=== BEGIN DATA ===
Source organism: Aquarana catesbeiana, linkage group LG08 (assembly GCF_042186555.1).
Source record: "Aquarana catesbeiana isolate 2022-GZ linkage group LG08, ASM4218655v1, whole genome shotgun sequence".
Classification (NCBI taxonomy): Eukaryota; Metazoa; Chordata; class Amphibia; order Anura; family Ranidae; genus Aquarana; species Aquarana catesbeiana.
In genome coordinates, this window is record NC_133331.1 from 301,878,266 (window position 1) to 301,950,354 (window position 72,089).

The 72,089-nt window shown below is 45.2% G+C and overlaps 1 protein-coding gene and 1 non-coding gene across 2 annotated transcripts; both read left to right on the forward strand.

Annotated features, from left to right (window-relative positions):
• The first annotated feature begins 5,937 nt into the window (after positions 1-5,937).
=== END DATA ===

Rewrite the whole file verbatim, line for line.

Source organism: Aquarana catesbeiana, linkage group LG08 (assembly GCF_042186555.1).
Source record: "Aquarana catesbeiana isolate 2022-GZ linkage group LG08, ASM4218655v1, whole genome shotgun sequence".
Classification (NCBI taxonomy): Eukaryota; Metazoa; Chordata; class Amphibia; order Anura; family Ranidae; genus Aquarana; species Aquarana catesbeiana.
In genome coordinates, this window is record NC_133331.1 from 301,878,266 (window position 1) to 301,950,354 (window position 72,089).

The 72,089-nt window shown below is 45.2% G+C and overlaps 1 protein-coding gene and 1 non-coding gene across 2 annotated transcripts; both read left to right on the forward strand.

Annotated features, from left to right (window-relative positions):
• The first annotated feature begins 5,937 nt into the window (after positions 1-5,937).